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Laplace transformation: system of DE

  1. May 16, 2014 #1
    1. The problem statement, all variables and given/known data
    Let ##y_1^{'}+y_1=y_2##, ##y_2^{'}+5y_2=y_3##, ##y_3^{'}+y_3=f## and ##y_1(0)=y_2(0)=y_3(0)=0##. Find ##Y_1(s)## in terms of ##F(s)##.



    2. Relevant equations



    3. The attempt at a solution

    I am completely lost here. I tried to rewrite the system so that I would somehow get rid of ##y_2## and ##y_3## but that didn't really work out well. I don't know what to do.
     
  2. jcsd
  3. May 16, 2014 #2

    Ray Vickson

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    Let ##Y_i(s)## be the Laplace transform of ##y_i(t),## for ##i = 1,2,3##. Develop and solve the equations for ##Y_1, Y_2, Y_3##. (That is one of the standard methods for dealing with constant-coefficient linear DE systems.)
     
    Last edited: May 16, 2014
  4. May 16, 2014 #3

    BiGyElLoWhAt

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    Looks to me like you have to follow down the line:
    if:
    ##y_{1}' +y_{1} = y_{2}##
    and ##y_{2}' + 5y_{2} = y_{3}##
    then via substitution:

    ##(y_{1}' + y_{1})' + 5(y_{1}' + y_{1}) = y_{1}'' + (y_{1}' + 5y_{1}') + y_{1} = y_{3}##
    follow this logic and I believe you will get your answer.
     
  5. May 16, 2014 #4
    Doing so brings me to:

    ##y_1^{'''}+7y_1^{''}+11y_1^{'}+5y_1=f##

    Now I am guessing that all that still has to be done is:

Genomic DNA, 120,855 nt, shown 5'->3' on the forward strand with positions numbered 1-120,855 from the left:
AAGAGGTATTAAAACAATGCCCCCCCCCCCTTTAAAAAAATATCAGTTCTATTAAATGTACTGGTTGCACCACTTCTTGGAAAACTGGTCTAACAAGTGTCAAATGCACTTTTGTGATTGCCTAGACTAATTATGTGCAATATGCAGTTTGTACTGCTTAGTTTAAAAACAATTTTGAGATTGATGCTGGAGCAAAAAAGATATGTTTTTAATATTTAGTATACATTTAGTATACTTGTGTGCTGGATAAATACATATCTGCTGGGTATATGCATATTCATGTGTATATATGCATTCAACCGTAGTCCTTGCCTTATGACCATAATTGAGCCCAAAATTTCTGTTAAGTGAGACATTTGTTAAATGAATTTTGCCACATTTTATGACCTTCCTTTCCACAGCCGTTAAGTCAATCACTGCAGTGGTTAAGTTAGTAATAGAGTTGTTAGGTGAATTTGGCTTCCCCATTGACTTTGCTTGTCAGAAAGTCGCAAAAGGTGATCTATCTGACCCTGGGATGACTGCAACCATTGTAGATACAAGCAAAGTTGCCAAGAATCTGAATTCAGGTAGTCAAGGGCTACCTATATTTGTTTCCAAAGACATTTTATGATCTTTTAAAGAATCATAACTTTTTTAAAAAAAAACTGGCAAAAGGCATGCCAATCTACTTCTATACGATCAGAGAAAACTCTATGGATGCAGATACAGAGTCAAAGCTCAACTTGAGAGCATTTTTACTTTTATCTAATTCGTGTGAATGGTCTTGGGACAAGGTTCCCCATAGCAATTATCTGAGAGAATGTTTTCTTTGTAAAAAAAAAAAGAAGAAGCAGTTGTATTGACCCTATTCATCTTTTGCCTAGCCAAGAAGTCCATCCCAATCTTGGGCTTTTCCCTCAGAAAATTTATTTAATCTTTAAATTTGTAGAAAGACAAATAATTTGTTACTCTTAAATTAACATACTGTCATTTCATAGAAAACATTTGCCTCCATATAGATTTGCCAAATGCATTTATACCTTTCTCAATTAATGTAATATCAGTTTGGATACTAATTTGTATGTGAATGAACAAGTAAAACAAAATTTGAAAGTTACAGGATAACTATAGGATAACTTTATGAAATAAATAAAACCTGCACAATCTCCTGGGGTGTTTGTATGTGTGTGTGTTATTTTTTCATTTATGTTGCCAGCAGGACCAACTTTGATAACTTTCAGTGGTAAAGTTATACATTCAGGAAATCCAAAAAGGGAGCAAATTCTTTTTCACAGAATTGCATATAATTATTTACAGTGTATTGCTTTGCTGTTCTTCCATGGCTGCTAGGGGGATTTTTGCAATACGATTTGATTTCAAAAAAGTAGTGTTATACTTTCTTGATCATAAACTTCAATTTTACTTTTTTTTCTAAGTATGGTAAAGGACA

##Y_1^{'''}(s)+7Y_1^{''}(s)+11Y_1^{'}(s)+5Y_1(s)=F(s)##

    And that's it?
     
  6. May 16, 2014 #5

    BiGyElLoWhAt

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    Well, that's what I was thinking, but I didn't really pay much attention to your notation at the beginning, is
    ##y_{1}## really ##y_{1}(t)## ?
    If that's the case then I guess they want (as previously mentioned) the Laplace transform of ##y_{1}## in terms of the Laplace transform of F. (judging by F(s)).
    If by F you mean f and Y you mean y, then yes I would say that that answer would suffice.
     
  7. May 16, 2014 #6

    BiGyElLoWhAt

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    I'm only just learning about Laplace Transforms currently myself. Sorry if these posts weren't much help
     
  8. May 16, 2014 #7
    Hmmm,

    BiGyElLoWhAt, your idea works but not so fast. :D

    The problem is that ##f^{(n)}(t)=s^nF(s)-\sum_{k=1}^{n}s^{k-1}f^{(n-k)}(0)## but the problem says nothing about the value of ##y^{'}##...

    So like Ray said, I firstly have write each equation with laplace transformation and than apply your idea which brings me to:

    ##Y_1(s)[s^3+7s^2+11s+5]=F(s)##

    Is this the final result?
     
  9. May 16, 2014 #8

    LCKurtz

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    That is almost done (and correct). You haven't finished solving for ##Y_1## in terms of ##F## until you divide both sides by that polynomial in ##s##. If your ultimate goal is to finish solving by inverting the ##Y_i##, you would want to leave the polynomial in ##s## in factored form. Also don't you need to find the other ##Y_i\text{'s}##?
     
    Last edited: May 16, 2014
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